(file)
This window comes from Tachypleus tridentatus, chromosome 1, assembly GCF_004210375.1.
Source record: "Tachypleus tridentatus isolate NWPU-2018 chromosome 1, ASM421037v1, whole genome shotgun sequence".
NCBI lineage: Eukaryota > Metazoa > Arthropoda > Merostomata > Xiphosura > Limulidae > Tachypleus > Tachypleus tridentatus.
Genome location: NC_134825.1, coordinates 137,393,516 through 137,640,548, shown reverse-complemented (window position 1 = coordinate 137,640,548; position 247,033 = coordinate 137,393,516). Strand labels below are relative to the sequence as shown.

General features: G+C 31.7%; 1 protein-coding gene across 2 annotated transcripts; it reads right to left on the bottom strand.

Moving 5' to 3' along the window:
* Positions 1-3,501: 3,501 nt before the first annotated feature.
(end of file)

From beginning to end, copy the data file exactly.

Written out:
This window comes from Tachypleus tridentatus, chromosome 1, assembly GCF_004210375.1.
Source record: "Tachypleus tridentatus isolate NWPU-2018 chromosome 1, ASM421037v1, whole genome shotgun sequence".
NCBI lineage: Eukaryota > Metazoa > Arthropoda > Merostomata > Xiphosura > Limulidae > Tachypleus > Tachypleus tridentatus.
Genome location: NC_134825.1, coordinates 137,393,516 through 137,640,548, shown reverse-complemented (window position 1 = coordinate 137,640,548; position 247,033 = coordinate 137,393,516). Strand labels below are relative to the sequence as shown.

General features: G+C 31.7%; 1 protein-coding gene across 2 annotated transcripts; it reads right to left on the bottom strand.

Moving 5' to 3' along the window:
* Positions 1-3,501: 3,501 nt before the first annotated feature.